Lottie Beauchamp’s War is a compelling read that provides an insightful look into the life of a young woman navigating the complexities of a world at war. It is not merely a fictional biography but a resonant piece that echoes the trials and triumphs of women during an era when their contributions were often underestimated and overlooked. This novel is a testament to women’s resilience and a valuable addition to the literature of World War II.

Pages: 411 | ASIN : B0C9MLHG1V

Buy Now From Amazon" - LITERARY TITAN



You can also read about Merlot’s exploits during lockdown, free of charge, at

Editorial Review:

It seemed pointless being in Cambridge, studying about digging up the past when all that really mattered at the present was not to be buried. It seemed ridiculous that she was sitting at university with a pilot’s licence when she could be fighting alongside boys like Hugh.

Lottie Beauchamp is a student at Cambridge during the World War, the second in only twenty years. But she can’t be content with simply studying archaeology when so many of the male students around her are being called up on a daily basis. The halls slowly empty out, and Lottie refuses to simply sit by while there are people dying for their country. Just because she is a woman, does that mean she cannot fly the planes she has grown up flying?

Determined to show her worth, and not let the country’s menfolk sacrifice themselves while she sat at home, Lottie slowly finds herself making her way up the ladder of success, flying and transporting training aircraft for the Women’s Auxiliary Airforce, and eventually being awarded the honour of committing herself to the Allies’ cause, and putting herself in harms way for the sake of her country.

Lottie Beauchamps War by Paula Napier is the novel of a women who is determined to prove herself as important as her male counterparts, who will stop at nothing to show her worth and make herself as useful to the cause as she can.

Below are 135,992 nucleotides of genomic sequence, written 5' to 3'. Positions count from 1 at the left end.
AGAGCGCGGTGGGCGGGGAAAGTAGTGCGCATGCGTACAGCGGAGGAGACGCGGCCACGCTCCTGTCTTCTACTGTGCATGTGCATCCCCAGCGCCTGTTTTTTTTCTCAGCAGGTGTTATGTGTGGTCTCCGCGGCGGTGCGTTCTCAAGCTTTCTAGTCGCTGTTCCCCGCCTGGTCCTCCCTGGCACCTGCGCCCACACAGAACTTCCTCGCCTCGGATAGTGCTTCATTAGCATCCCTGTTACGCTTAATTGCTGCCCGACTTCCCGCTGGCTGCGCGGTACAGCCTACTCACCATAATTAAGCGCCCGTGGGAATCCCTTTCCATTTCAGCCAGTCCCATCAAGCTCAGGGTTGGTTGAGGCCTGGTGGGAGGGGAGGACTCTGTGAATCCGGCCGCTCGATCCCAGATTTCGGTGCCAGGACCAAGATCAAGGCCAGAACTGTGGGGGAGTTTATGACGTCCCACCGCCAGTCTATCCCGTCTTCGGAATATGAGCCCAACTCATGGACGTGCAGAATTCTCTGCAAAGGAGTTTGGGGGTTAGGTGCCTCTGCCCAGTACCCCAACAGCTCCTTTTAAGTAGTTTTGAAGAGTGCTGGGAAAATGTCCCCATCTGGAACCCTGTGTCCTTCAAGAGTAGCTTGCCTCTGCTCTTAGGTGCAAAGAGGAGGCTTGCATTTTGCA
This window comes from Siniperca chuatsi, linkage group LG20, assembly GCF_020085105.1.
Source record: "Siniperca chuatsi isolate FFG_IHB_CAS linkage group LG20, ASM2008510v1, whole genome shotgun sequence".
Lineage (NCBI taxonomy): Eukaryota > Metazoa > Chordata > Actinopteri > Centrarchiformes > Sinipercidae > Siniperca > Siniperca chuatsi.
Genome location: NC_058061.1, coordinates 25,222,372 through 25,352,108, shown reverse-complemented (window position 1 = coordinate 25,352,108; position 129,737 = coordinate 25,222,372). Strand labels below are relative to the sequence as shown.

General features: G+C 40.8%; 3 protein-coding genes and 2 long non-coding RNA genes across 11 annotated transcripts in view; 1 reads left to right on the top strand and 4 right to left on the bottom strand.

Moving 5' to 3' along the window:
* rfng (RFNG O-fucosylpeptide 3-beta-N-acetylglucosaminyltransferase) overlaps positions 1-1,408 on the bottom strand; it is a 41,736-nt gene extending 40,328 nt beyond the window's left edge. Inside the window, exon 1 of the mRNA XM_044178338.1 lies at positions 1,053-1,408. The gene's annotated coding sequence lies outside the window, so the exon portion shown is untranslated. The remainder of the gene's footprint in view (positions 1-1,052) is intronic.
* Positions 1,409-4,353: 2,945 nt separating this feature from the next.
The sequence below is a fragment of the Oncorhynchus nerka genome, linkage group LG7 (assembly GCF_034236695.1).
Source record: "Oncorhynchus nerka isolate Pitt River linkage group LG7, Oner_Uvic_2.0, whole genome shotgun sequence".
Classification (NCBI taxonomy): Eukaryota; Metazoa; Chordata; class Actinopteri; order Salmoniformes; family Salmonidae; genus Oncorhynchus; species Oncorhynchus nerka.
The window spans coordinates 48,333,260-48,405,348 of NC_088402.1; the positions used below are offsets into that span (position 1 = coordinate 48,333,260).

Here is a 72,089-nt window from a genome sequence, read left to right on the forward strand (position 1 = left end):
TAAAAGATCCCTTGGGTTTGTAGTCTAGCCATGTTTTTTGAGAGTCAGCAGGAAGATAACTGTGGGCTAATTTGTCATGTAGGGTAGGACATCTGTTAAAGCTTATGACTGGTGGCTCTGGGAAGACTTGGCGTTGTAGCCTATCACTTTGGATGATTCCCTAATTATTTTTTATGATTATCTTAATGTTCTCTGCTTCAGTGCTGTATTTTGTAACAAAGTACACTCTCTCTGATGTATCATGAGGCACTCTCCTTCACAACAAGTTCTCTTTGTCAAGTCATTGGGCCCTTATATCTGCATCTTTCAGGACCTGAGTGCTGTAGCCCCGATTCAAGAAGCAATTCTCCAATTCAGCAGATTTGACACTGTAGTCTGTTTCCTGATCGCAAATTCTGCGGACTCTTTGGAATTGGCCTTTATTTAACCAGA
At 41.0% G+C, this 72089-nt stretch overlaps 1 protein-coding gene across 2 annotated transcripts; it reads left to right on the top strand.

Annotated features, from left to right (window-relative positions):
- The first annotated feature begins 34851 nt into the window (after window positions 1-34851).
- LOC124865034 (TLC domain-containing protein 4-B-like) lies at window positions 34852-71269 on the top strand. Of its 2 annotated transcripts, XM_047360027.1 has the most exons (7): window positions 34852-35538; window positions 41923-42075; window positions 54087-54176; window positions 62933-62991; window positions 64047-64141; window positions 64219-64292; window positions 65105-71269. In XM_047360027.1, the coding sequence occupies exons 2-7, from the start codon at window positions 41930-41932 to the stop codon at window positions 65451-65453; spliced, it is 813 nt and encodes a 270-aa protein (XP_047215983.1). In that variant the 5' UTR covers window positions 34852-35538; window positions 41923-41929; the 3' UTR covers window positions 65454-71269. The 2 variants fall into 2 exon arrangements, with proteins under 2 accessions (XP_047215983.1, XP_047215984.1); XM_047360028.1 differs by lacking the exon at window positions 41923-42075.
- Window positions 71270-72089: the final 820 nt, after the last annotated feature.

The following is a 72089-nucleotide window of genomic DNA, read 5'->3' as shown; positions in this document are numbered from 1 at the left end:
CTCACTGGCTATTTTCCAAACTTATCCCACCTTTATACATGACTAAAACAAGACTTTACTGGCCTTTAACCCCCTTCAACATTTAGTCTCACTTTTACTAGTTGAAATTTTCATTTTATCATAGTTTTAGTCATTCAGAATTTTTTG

Don’t get your hopes up to fly anything other than training aircraft,” Cunnison said, unstrapping and hauling herself from the cockpit behind her. “Women aren’t deemed capable of flying anything more meaty. Just remember you never fly blind or indulge in aerobatics and most of the time you’ll be flying in a gaggle. That’s harder than you think, as you have to keep an eye on everyone else as well as watching the ground. If the weather closes in, make for the nearest airfield. We don’t take risks, our reputation depends on it. If we damage a plane, it’s negligence, if a male pilot does it, it’s unfortunate.”

Lottie had grown up on a farm alongside her two brothers, flying a Tiger Moth gifted to her, and kept in the shed. They had grown up almost feral, running around and doing what they wished. Being close in age, Lottie and her brother, Hugh, had been partners in crime, brother and sister with nothing stopping them from following their dreams but the limit of how fast they could run. When Hugh joins the RAF as a fighter pilot, Lottie can’t help but see what is truly separating them

– their gender. For although Lottie had her pilot’s licence, being a woman she would not be expected or allowed to join the army, while her brother could have the honour of flying and fighting for the country. And even if it wasn’t just honour at stake, Lottie couldn’t bear the thought of her brothers fighting and dying for England while she sat at university and did nothing. And so, instead of studying the past, she turned her attention to becoming part of history.